Wonga.com is a British online firm whose work is based on a simple principle: people often need small amounts of money, quickly, and would be willing to pay hefty amounts in interest if they could get it easily. Wonga provides the liquidity—with an annual interest rate that works out to 5,853%. In earlier times, this business model—which some would call usury—was confined to street corners in less salubrious parts of town. Wonga brought it online and made it simple and transparent. Justin Welby, the archbishop of Canterbury and spiritual head of the Church of England, calls it “morally wrong” (paywall). And he’s out to destroy it.
The Archbishop told Total Politics magazine that he had sat down with Errol Damelin, the head of Wonga, and “said to him quite bluntly we’re not in the business of trying to legislate you out of existence. We’re trying to compete you out of existence.”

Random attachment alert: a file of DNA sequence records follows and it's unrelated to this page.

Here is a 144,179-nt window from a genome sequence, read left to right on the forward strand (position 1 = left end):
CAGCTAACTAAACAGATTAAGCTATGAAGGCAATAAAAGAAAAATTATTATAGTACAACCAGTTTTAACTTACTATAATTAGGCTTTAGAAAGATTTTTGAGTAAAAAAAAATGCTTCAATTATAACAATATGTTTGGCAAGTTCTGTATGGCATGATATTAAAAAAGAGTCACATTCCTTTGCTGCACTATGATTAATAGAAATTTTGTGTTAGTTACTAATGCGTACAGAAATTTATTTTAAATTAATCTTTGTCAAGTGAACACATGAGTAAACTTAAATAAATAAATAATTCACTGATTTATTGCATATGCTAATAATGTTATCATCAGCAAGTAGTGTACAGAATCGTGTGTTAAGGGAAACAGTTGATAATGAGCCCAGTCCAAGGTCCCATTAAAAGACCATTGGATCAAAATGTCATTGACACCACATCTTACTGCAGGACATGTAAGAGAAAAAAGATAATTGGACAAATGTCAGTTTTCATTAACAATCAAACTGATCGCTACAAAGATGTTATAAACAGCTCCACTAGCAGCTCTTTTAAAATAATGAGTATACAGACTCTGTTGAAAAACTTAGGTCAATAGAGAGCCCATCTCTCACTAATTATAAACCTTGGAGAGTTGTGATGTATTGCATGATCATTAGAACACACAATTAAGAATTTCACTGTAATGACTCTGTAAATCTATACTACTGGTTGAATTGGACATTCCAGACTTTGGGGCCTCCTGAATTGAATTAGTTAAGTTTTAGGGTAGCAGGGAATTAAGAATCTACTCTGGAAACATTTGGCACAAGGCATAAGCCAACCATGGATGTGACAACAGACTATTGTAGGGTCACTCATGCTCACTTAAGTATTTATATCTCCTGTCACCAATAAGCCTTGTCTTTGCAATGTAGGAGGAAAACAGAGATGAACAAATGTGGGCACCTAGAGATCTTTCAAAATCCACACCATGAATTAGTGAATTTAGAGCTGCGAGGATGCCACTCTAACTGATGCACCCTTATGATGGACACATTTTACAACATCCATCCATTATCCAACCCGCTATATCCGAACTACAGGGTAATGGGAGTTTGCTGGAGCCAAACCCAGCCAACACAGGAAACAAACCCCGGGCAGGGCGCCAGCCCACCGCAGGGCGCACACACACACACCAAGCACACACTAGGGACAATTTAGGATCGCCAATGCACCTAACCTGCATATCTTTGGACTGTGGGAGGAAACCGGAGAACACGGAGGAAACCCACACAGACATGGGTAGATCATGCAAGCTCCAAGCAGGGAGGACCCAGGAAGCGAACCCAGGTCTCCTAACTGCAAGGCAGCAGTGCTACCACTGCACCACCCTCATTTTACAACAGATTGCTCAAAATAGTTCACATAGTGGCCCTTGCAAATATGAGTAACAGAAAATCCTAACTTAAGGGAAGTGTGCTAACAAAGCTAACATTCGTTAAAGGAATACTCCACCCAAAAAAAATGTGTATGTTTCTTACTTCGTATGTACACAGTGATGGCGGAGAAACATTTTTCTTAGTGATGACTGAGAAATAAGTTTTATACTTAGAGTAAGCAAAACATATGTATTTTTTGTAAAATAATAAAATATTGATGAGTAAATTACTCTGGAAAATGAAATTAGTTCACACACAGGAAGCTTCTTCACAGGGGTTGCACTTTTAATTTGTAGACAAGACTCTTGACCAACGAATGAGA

It’s not just Wonga that Rev Welby is after but payday lending in general, which is a £2.2 billion ($3.7 billion) industry in the United Kingdom. The Church plans to engage Britain’s 500-odd credit unions and give them access to the Church’s network of 16,000 premises across the country. The Church has also started its own credit union for its staff. The Archbishop admitted it would be a “decade-long process,” but the end result would be to make credit unions much more engaged and professional.
It is a nice idea, but Britain’s payday lenders are a formidable force. Wonga itself, which started just five years ago in early 2008—just before a full-blown recession but at a time when credit was increasingly hard to come by in Britain—has grown from a promising start-up into a powerful company. It has expanded into lending to business, has its named splashed across soccer jerseys and is said to be considering an IPO with a valuation of $1 billion. It will be a battle of biblical proportions—or at least one that encourages biblical metaphors.